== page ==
Trumpet. Piano. Bass. Drums. That's how I'm gonna start this Tiny Review. Four instruments; four simple words, and the short silent pause in between each unhurried word. In a world of modern jazz, where the sounds are as disparate as the instrumentation, here, on Imaginary Sketches, we have a simple straight-forward jazz album with modern jazz artists expressing the jazz tradition in their own voice.
This is a sublime affair, a beauty in the simplicity of the music, of how it's perpetually unhurried, and how it's so easy to appreciate each of the notes in each of the moments that comprise this excellent album. That's how I feel about it.
Chad McCullough has a way of making the silence between notes seem like an extension of the notes themselves. I don't mean in that masterful way that Miles Davis used silence to enhance the impact of what he played, but more like McCullough applies such a graceful touch to the end of each note that it still seems to ring even after it become inaudible.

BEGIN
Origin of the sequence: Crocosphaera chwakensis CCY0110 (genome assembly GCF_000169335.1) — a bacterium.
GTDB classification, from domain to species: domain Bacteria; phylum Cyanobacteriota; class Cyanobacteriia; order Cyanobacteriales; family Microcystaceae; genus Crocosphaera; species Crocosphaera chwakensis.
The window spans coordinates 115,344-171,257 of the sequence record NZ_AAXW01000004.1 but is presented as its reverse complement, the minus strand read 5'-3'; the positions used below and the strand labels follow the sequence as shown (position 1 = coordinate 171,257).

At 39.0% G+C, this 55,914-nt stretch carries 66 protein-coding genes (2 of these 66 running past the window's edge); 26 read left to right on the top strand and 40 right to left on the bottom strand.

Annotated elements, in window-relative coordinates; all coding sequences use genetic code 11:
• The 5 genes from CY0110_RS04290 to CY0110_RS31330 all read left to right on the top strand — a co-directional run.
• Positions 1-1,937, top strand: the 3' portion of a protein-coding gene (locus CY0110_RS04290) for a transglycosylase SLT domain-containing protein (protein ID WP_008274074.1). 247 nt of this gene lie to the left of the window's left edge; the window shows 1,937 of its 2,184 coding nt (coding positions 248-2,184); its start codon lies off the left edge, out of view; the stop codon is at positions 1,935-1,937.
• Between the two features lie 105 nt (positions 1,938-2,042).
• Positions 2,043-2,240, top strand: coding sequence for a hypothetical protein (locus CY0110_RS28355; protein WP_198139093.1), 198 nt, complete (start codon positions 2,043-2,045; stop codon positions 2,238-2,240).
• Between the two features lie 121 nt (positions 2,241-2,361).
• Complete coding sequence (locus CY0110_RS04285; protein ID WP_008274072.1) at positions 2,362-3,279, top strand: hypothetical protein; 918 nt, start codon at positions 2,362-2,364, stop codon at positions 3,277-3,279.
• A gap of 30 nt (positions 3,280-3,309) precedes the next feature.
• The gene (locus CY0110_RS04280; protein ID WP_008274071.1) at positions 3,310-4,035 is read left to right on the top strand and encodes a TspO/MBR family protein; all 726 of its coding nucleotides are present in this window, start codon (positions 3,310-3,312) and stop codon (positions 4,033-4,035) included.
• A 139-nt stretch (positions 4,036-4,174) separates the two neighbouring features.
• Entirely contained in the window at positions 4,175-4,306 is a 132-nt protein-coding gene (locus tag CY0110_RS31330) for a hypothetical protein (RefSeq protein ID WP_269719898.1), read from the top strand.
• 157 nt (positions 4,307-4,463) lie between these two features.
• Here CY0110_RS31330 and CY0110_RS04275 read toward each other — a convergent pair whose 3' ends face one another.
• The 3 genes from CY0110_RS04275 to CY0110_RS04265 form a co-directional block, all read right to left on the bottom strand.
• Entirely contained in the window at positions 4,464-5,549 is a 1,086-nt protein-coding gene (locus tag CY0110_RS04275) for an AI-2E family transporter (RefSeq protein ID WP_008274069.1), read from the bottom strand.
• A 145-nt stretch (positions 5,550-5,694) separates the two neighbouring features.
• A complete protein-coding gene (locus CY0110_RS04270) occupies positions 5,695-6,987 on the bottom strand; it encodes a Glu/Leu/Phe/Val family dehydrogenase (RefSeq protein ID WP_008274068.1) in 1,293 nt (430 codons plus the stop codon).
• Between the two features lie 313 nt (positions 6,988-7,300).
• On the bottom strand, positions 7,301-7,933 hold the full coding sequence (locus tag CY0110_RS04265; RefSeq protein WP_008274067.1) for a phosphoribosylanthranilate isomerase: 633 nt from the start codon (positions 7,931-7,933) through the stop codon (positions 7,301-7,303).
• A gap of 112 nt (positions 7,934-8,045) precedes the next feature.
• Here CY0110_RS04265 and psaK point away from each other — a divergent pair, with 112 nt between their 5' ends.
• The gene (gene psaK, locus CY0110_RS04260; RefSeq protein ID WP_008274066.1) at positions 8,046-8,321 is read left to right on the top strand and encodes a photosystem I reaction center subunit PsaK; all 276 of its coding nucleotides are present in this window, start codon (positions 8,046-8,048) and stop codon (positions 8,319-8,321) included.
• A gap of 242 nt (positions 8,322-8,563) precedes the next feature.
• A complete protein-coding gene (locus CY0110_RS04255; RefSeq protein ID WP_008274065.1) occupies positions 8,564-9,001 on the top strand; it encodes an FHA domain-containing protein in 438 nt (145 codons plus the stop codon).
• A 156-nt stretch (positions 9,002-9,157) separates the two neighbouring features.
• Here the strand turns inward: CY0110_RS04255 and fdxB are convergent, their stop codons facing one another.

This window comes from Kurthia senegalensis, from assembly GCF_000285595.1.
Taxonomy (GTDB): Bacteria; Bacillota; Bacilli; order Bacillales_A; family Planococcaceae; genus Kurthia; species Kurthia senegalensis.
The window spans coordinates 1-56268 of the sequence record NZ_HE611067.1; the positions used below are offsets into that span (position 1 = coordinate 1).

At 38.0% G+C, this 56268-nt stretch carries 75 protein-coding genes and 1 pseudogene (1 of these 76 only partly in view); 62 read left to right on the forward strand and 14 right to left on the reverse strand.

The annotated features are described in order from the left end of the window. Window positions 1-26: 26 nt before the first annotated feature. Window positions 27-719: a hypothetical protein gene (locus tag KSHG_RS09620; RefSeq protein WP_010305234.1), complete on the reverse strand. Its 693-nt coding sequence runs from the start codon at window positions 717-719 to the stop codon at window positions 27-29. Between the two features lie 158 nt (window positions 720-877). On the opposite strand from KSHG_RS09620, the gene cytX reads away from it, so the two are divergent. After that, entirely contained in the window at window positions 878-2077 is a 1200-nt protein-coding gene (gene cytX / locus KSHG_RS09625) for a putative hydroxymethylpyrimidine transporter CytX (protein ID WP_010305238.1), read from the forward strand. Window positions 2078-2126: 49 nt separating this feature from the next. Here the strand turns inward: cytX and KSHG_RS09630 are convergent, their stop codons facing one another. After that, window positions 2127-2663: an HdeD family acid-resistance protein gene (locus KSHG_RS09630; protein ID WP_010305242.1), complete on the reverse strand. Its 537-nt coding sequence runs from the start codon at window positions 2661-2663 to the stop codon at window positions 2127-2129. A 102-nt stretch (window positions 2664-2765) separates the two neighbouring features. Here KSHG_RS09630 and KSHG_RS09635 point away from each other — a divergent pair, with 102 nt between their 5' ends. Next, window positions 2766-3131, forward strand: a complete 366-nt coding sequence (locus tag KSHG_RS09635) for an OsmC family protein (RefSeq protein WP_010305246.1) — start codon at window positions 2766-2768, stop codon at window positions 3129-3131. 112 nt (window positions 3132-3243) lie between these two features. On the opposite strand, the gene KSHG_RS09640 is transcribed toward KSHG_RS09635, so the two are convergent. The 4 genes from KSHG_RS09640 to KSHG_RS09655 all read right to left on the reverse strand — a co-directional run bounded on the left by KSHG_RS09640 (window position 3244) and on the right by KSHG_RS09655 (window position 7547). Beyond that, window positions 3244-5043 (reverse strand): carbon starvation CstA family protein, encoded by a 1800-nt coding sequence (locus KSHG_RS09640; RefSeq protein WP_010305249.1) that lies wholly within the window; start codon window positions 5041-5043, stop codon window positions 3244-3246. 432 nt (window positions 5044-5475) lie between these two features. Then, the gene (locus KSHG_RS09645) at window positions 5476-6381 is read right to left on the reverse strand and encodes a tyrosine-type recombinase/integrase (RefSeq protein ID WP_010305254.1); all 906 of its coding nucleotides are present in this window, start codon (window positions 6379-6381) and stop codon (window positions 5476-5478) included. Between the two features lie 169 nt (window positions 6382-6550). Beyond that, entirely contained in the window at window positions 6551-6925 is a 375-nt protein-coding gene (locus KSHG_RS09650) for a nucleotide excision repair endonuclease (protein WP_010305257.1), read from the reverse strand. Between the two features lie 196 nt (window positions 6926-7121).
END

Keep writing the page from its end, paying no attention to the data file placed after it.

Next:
And Bram Weijters is a perfect match for McCullough. Though his voice on piano has a sharpness to it that contrasts with McCullough's warmth, it's no less graceful in its sound and its respect for the silence between notes.
Whether it's the moody strolls of "Imaginary Folk Song" and "Burning Question" or a hopping track like "Free As Poetry" or the slow ballad "Late Night Long Drive", the quartet stays light on their feet without surrendering a low centered gravity. What results is happy-to-be-right-where-we're-at casualness, letting the compositions and musicians speak for themselves. It's a great album for a night when there's nowhere to go and you can just sit back and listen. The album doesn't require your full attention to enjoy it, but it'll probably grab it all anyways.
Jazz from the Pacific Northwest scene, though Weijters is from Antwerp, so tough to nail this group down to one geographical region.